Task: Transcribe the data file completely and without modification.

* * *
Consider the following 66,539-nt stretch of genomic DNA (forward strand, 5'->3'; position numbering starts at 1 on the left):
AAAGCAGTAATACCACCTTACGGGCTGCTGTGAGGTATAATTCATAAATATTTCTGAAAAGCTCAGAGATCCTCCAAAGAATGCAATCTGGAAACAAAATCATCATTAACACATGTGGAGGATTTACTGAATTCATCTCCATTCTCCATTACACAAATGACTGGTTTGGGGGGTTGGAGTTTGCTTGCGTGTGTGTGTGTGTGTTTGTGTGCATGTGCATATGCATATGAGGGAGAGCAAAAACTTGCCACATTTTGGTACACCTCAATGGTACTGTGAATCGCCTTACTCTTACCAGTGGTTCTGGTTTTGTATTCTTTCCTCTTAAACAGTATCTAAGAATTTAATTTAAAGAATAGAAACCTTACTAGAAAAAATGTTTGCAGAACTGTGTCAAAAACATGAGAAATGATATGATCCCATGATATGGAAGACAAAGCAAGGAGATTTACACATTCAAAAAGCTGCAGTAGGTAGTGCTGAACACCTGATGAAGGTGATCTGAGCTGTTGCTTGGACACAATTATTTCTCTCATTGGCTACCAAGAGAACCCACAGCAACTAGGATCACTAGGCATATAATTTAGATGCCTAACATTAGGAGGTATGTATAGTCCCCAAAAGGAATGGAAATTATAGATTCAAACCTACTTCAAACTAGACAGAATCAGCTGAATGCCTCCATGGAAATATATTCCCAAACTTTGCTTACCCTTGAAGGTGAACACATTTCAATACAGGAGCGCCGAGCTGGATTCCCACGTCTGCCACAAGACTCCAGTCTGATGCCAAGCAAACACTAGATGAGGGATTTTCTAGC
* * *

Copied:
Consider the following 66,539-nt stretch of genomic DNA (forward strand, 5'->3'; position numbering starts at 1 on the left):
AAAGCAGTAATACCACCTTACGGGCTGCTGTGAGGTATAATTCATAAATATTTCTGAAAAGCTCAGAGATCCTCCAAAGAATGCAATCTGGAAACAAAATCATCATTAACACATGTGGAGGATTTACTGAATTCATCTCCATTCTCCATTACACAAATGACTGGTTTGGGGGGTTGGAGTTTGCTTGCGTGTGTGTGTGTGTGTTTGTGTGCATGTGCATATGCATATGAGGGAGAGCAAAAACTTGCCACATTTTGGTACACCTCAATGGTACTGTGAATCGCCTTACTCTTACCAGTGGTTCTGGTTTTGTATTCTTTCCTCTTAAACAGTATCTAAGAATTTAATTTAAAGAATAGAAACCTTACTAGAAAAAATGTTTGCAGAACTGTGTCAAAAACATGAGAAATGATATGATCCCATGATATGGAAGACAAAGCAAGGAGATTTACACATTCAAAAAGCTGCAGTAGGTAGTGCTGAACACCTGATGAAGGTGATCTGAGCTGTTGCTTGGACACAATTATTTCTCTCATTGGCTACCAAGAGAACCCACAGCAACTAGGATCACTAGGCATATAATTTAGATGCCTAACATTAGGAGGTATGTATAGTCCCCAAAAGGAATGGAAATTATAGATTCAAACCTACTTCAAACTAGACAGAATCAGCTGAATGCCTCCATGGAAATATATTCCCAAACTTTGCTTACCCTTGAAGGTGAACACATTTCAATACAGGAGCGCCGAGCTGGATTCCCACGTCTGCCACAAGACTCCAGTCTGATGCCAAGCAAACACTAGATGAGGGATTTTCTAGC